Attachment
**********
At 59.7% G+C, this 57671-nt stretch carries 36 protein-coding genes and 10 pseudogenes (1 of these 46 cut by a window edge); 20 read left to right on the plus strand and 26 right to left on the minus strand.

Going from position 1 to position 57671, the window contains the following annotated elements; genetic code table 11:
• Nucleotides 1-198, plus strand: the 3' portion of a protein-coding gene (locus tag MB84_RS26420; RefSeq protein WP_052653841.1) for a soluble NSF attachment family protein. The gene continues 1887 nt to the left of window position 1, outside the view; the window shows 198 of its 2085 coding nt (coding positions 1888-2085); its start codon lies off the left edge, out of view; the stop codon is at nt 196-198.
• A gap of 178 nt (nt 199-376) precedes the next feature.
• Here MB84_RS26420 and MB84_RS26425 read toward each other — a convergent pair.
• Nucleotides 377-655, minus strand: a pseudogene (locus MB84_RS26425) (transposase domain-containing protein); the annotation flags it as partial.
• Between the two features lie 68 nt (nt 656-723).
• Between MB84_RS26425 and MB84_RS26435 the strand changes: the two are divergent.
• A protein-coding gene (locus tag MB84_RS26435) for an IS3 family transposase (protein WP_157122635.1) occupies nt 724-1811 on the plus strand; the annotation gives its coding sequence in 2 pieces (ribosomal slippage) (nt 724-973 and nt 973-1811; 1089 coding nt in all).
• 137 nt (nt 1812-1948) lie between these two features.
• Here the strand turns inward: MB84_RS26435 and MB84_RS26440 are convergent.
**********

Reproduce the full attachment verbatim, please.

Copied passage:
At 59.7% G+C, this 57671-nt stretch carries 36 protein-coding genes and 10 pseudogenes (1 of these 46 cut by a window edge); 20 read left to right on the plus strand and 26 right to left on the minus strand.

Going from position 1 to position 57671, the window contains the following annotated elements; genetic code table 11:
• Nucleotides 1-198, plus strand: the 3' portion of a protein-coding gene (locus tag MB84_RS26420; RefSeq protein WP_052653841.1) for a soluble NSF attachment family protein. The gene continues 1887 nt to the left of window position 1, outside the view; the window shows 198 of its 2085 coding nt (coding positions 1888-2085); its start codon lies off the left edge, out of view; the stop codon is at nt 196-198.
• A gap of 178 nt (nt 199-376) precedes the next feature.
• Here MB84_RS26420 and MB84_RS26425 read toward each other — a convergent pair.
• Nucleotides 377-655, minus strand: a pseudogene (locus MB84_RS26425) (transposase domain-containing protein); the annotation flags it as partial.
• Between the two features lie 68 nt (nt 656-723).
• Between MB84_RS26425 and MB84_RS26435 the strand changes: the two are divergent.
• A protein-coding gene (locus tag MB84_RS26435) for an IS3 family transposase (protein WP_157122635.1) occupies nt 724-1811 on the plus strand; the annotation gives its coding sequence in 2 pieces (ribosomal slippage) (nt 724-973 and nt 973-1811; 1089 coding nt in all).
• 137 nt (nt 1812-1948) lie between these two features.
• Here the strand turns inward: MB84_RS26435 and MB84_RS26440 are convergent.